This week we summarize research about parent report of early vocal skills, a social communication intervention, parent satisfaction with school-based services, evaluation of multilingual preschoolers, and the correlation of age of walking with ASD symptoms.
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Validation of a Parent Report Tool for Monitoring Early Vocal Stages in Infants
Children’s early vocal development sets a foundation for later communication skills, and previous studies have linked early delays to a variety of neurodevelopmental differences and disorders. In this study, the authors tested the validity of a parent-report tool to monitor early vocal development, the Vocal Development Landmarks Interview (VDLI). They found that the VDLI accurately corresponded to early vocal developmental milestones. It was also valid with the speech composite score of the CSBS-DP, an assessment commonly used to measure communication development in infants. Furthermore, it captured more detailed information about vocal development at younger ages than the CSBS-DP. More testing is required to confirm the effectiveness of the tool in clinical settings. However, this study shows promise for using the VDLI to capture unique information about early vocal development which could help clinicians provide effective therapy at earlier ages.
Efficacy Study of a Social Communication and Self-Regulation Intervention for School-Age Children With Autism Spectrum Disorder: A Randomized Controlled Trial
Social communication is a core difficulty for people diagnosed with autism spectrum disorder (ASD), but there are few evidence-based interventions to target these skills in school-aged children. In this study, the researchers evaluated the efficacy of a social skills group (Growing, Learning, and Living with Autism, “GoriLLA” Group). This intervention blends components from the Structured TEACCHing and Social Thinking curriculums. They found that children and parents demonstrated gains in their knowledge of Social Thinking concepts (social communication and self-regulation) compared to children who had not yet received the intervention. However, these gains did not generalize to parent-child interactions. This study demonstrates emerging evidence for the efficacy of these popular social communication curriculums, but more work needs to be done to confirm their efficacy and understand how to create more generalizable results.
Parent couples’ participation in speech-language therapy for school-age children with autism spectrum disorder in the United States
Parent participation in therapy for children with ASD is widely considered to be important for child success. In this study, the researchers aimed to learn more about parents’ perspectives of their children with ASD’s school-based speech-language therapy. After surveying 40 mother-father couples, the researchers found that parents reported low satisfaction with parent-school communication and parent participation. Fathers had less communication with therapists and participated less in assessment and planning than mothers and also had lower satisfaction with communication and planning. While approximately half of parents participated in homework, they reported receiving little support from therapists. These findings suggest that SLPs can increase parent satisfaction by finding new ways to communicate and involve families, and specifically fathers. Providing parents more support for doing home activities with their children may be a good place to start.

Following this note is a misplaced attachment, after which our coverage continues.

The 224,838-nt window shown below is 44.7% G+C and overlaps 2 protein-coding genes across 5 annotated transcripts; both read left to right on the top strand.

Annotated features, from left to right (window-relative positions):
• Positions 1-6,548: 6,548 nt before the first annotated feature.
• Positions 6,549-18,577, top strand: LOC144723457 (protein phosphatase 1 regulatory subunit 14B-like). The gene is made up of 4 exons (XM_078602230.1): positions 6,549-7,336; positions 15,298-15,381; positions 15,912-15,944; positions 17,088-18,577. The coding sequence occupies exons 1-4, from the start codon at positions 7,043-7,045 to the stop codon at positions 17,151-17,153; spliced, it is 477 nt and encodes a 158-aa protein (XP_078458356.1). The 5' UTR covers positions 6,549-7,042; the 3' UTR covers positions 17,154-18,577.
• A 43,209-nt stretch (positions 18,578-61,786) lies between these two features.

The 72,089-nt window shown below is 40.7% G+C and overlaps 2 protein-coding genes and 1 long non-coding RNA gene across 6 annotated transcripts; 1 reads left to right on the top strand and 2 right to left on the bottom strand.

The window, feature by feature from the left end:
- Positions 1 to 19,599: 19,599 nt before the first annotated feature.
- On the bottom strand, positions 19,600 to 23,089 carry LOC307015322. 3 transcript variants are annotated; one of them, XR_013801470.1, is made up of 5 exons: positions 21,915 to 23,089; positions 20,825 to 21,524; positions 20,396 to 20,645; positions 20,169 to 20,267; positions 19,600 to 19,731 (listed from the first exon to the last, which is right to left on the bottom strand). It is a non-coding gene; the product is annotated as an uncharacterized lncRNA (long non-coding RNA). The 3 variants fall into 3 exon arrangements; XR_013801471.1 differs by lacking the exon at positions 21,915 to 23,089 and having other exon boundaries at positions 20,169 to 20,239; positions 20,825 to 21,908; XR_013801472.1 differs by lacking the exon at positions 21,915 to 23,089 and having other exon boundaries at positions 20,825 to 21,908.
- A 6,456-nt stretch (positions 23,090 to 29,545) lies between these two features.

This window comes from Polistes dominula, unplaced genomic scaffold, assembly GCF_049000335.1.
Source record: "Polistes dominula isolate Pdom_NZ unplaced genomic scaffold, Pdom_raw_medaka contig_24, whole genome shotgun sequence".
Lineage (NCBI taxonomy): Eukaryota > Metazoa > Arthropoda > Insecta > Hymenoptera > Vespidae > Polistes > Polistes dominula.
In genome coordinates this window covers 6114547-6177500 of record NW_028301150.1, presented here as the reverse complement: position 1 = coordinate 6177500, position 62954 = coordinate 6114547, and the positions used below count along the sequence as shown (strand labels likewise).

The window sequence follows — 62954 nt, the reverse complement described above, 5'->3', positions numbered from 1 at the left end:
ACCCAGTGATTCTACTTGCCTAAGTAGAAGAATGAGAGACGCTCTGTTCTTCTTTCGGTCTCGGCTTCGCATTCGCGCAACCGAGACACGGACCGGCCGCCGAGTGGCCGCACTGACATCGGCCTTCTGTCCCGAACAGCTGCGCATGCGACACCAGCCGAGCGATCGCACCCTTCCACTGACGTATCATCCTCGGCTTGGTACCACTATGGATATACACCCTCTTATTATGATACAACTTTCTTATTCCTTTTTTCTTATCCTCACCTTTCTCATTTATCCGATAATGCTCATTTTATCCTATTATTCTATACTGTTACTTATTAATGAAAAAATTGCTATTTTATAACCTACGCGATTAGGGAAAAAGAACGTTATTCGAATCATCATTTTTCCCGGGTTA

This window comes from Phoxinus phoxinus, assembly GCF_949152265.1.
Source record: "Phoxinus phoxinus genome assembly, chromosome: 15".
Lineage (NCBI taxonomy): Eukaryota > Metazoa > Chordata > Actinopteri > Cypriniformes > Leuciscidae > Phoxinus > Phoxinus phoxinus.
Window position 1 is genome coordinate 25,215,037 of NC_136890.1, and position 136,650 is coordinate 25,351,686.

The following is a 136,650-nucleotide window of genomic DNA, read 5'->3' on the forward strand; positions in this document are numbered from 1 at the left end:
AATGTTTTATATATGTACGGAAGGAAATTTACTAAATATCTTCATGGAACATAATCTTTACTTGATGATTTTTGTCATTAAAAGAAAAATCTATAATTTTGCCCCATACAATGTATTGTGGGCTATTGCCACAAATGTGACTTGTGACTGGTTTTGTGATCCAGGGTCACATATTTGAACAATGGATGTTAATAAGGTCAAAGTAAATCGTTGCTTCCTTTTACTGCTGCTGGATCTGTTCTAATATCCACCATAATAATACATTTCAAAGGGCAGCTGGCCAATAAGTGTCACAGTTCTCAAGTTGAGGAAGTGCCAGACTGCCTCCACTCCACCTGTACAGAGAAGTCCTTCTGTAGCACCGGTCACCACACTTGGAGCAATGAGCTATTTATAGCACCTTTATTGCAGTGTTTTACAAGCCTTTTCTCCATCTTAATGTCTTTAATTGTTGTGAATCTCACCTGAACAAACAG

Current Methods of Evaluating the Language Abilities of Multilingual Preschoolers: A Scoping Review Using the International Classification of Functioning, Disability and Health–Children and Youth Version
Many SLPs have difficulty finding ways to measure the language skills and outcomes of multilingual children in valid, functional ways. In this study, the researchers reviewed publications looking at multilingual language assessments for preschoolers to see what type of language (morphology, semantics, narrative, and syntax) and which components of the International Classification of Functioning, Disability, and Health-Children and Youth Version (ICF-CY) the assessments addressed. They found that the majority evaluated semantics (e.g., vocabulary), with the fewest assessing narrative skills. Additionally, they found that the majority of assessments addressed the “activity” component of the ICF-CY (how a child executes language-based tasks), with the fewest addressing “participation” (how a child participates in real-life situations such as conversation). These findings suggest that more attention should be paid to assessing how a multilingual child’s language skills affect their participation in everyday situations to provide more relevant and meaningful intervention for these children.
Age of First Walking and Associations with Symptom Severity in Children with Suspected or Diagnosed Autism Spectrum Disorder
Differences in motor skills are commonly observed in children with ASD, but it is unclear if, and how, motor delays can be used to differentially diagnose ASD from other disorders. In this study, the researchers compared the age of onset of walking in children with ASD, other developmental disorders, and typical development. They found that children with ASD walked significantly later than the other groups. Females with ASD had the latest onset of walking, although the sex difference was non-significant. In addition, delays in walking were associated with autism symptom severity. These findings suggest that age of first walking may be useful in improving early identification of ASD, particularly in females.